If the skipper’s behaviour seemed a little unusual, Sandy’s was downright odd. Each evening, as soon as the mooring lines had been secured, her first act was to leap off the boat and rush to inspect the shower block of whatever Marina we were in. She would then return, moments later, a look of supreme disappointment on her face. Jenny, Kate and I were at a loss. We had so far moored up at fairly well equipped marinas, and saw no reason for her obvious dissatisfaction. Sandy was clearly not about to offer an explanation, however, and none of us felt able to pluck up enough courage to ask. On the fourth day, however, the mystery was solved.

We arrived in Cowes just after lunch. Kate and Jenny moored up and cast off from an empty pontoon several times, and I succeeded in narrowly missing an expensive motor cruiser whilst nicking the bow on a concrete pylon. We finally settled ourselves in a berth not far from the pub, and my three crewmates went exploring while I stayed on board, hoping for an hour of peace and quiet to brush up on some knots. I was in the cockpit trying to work out why my clove hitch had transformed itself into a granny knot when a shadow looming over me announced the arrival back on board of the skipper. It was too late to hide the tangled length of rope in my lap, so I reluctantly met her disapproving gaze.

“About time we had a little chat, don’t you think?” she remarked, brows beetling with ferocity. “How would you say you’re getting on?”

I didn’t think that was really meant to be a question, but I’d had enough, so I answered it anyway. In a fit of pure frustration I blurted it all out – the whole story, together with an accusation that I would have spoken out a lot sooner if she hadn’t been so stand offish in the first place. After all, I protested, a skipper who can’t even eat with the crew doesn’t exactly give off an aura of approachability. I came to the end of my tirade and folded my arms, out of breath and feeling deflated.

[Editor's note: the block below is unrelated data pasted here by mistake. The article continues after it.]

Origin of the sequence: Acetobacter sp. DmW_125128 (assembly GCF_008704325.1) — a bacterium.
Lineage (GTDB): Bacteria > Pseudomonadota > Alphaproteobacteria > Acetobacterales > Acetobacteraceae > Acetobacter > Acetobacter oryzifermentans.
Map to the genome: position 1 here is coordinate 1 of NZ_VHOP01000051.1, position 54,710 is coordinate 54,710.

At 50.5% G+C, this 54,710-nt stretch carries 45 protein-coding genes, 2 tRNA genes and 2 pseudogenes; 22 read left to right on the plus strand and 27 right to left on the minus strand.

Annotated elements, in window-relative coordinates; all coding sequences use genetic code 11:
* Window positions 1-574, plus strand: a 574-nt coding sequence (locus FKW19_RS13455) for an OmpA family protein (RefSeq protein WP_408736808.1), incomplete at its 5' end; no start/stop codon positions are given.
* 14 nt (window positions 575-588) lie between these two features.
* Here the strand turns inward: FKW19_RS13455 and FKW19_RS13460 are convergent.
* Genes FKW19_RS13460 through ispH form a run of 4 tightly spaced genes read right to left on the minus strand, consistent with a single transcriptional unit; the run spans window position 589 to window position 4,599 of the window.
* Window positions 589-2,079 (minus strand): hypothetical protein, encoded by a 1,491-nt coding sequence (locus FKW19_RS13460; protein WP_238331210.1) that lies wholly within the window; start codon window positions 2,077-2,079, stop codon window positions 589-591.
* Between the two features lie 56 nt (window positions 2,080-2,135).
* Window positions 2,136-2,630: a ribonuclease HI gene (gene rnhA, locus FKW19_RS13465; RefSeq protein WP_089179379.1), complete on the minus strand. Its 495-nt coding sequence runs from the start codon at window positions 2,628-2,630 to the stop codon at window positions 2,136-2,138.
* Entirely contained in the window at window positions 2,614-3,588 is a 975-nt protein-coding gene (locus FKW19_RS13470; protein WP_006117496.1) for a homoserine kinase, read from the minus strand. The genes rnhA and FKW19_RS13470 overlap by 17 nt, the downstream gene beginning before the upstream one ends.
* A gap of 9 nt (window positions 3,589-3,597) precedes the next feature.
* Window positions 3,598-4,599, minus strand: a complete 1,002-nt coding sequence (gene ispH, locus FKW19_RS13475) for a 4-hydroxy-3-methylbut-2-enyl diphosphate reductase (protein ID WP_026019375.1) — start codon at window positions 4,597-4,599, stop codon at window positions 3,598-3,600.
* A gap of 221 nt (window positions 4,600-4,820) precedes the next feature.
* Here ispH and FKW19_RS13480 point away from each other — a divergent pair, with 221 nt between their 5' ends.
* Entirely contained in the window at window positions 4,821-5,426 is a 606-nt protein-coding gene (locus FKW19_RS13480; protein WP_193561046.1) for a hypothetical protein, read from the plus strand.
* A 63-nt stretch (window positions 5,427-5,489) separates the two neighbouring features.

The skipper stared at me in surprise, and then a sheepish look came into her eye. She sat down next to me and took up one of my jumbled attempts at a recognisable knot. We both fiddled with ropes for a while, then she said glumly, “I’m on a diet. The trouble is, sailing makes me hungry, and every week I get groups of people on board expecting bacon and egg every morning, pasties for lunch, chips for dinner. I can’t resist. You don’t know what it’s like, sitting there with a yoghurt and a pile of lettuce watching other people eat. It’s awful.”

I nodded my agreement. “Yes,” I said. “I suppose it’s as bad as turning up on a Day Skipper course and people expecting you to be able to sail.”

We looked at each other, and both started to laugh at the same time.

“Right then,” she said. “Watch me. This is how you do a round turn and two half hitches. Tomorrow we’ll make a start on wind direction. As for tonight – I don’t suppose one plate of steak and chips will do me that much harm.”

I had just managed my first bowline when Sandy returned from the shower block beaming with contentment.

“At last!” she announced, plonking herself happily on the transom. “Somewhere I can plug my heated curlers in!”

The skipper and I exchanged looks. We were still giggling when the others arrived to see if we were ready for dinner.